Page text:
Assaults on innovation are nothing new. What is novel is how easy mounting these assaults has become. Today, laser printers, scanners, and computer graphics software allow fraudsters with limited budgets and sophistication to mass produce fake labels, trademarks, and other documentation. Other technologies similarly allow for low cost replication of CDs and DVDs. These latter technologies hurt many industries beyond music and film. Software and hardware products (that require software) are similarly duplicated further depriving revenues to the legitimate brand owner.
Technological progress has also made transporting pirated products faster and easier. Advancements in cargo containers, better roll-on and roll-off tools, superior port management, and even modern refrigeration techniques have all played a role in improving worldwide shipping. In addition, companies like UPS, FedEx, and PayPal provide business owners with a litany of tools to make efficient the machine of national and international commerce. From tracking products and confirming delivery to ensuring payment and tracking invoices, the world’s smallest business can now seamlessly participate in the global economy. These tools remove what were once barriers to market entry and create a much more level playing field. Because technological innovation is unbiased, the modern tools of transportation and logistics assist marketers just as they assist brand owners.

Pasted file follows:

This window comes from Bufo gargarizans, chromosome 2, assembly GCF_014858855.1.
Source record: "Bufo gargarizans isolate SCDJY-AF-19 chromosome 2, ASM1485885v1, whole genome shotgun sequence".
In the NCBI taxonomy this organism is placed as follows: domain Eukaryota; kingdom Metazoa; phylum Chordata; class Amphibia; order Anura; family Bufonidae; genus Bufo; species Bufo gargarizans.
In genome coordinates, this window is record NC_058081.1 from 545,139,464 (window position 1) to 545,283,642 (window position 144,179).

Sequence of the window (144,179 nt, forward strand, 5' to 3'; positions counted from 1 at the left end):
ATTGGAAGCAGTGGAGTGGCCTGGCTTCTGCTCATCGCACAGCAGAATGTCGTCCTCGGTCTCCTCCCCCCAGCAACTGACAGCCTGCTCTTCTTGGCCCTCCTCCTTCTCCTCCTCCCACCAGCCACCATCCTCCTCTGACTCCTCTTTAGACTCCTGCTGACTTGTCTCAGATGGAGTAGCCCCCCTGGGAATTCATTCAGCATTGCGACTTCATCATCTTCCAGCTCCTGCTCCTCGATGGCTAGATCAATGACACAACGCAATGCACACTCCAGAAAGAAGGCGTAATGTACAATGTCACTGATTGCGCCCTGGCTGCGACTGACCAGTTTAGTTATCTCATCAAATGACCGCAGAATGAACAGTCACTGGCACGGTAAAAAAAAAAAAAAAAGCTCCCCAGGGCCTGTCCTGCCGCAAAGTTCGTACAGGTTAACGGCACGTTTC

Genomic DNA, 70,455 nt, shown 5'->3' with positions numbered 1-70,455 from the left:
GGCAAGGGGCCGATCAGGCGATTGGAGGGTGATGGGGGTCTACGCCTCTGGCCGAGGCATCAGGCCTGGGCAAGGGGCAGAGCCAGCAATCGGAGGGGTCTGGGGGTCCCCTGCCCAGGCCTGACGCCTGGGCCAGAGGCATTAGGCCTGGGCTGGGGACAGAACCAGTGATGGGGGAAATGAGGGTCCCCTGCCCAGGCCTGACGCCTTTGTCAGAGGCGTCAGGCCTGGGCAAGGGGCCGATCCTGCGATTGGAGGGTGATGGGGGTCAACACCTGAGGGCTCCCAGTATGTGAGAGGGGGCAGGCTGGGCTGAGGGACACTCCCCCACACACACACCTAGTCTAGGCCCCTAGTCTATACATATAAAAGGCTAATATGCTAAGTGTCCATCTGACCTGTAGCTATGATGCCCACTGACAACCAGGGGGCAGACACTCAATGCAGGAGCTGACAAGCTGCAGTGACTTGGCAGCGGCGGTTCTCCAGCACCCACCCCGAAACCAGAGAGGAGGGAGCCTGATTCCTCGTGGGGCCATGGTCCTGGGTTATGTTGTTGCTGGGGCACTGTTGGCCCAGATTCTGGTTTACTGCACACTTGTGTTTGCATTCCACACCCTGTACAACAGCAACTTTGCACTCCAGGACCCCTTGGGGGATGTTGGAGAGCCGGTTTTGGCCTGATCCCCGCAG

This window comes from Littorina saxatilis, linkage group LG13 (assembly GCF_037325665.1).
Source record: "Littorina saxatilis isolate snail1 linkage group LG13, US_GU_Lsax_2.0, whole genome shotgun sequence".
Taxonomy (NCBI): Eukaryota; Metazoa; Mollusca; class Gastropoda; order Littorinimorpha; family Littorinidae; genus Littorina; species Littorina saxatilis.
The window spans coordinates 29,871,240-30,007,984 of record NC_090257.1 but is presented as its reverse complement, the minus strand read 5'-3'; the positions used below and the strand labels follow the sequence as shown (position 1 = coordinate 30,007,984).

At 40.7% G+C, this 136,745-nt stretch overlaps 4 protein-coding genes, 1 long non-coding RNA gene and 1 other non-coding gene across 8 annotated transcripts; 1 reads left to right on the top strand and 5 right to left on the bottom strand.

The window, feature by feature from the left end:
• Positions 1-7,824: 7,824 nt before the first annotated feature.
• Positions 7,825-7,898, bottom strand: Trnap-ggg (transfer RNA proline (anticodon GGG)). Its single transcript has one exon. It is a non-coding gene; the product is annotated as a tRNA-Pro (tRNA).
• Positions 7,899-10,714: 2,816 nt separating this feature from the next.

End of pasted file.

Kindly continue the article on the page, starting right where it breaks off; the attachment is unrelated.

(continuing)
In this era of fast and easy duplication, the realities of globalization are forcing companies to have a paradoxical business strategy. While intellectual property is enduring a season of heightened vulnerability, American businesses are essentially forced to share their secrets with outsourced foreign partners to remain viable. Less than honorable partners may over-manufacture genuine goods, manufacture their own copycat goods, or share secret processes to other individuals or companies. The accounts of American businesses getting burned by foreign deceit are endless. And yet, remaining domestic for all operations is rarely a viable option. Brand owners must therefore be willing to go overseas but prudent enough go overseas prepared.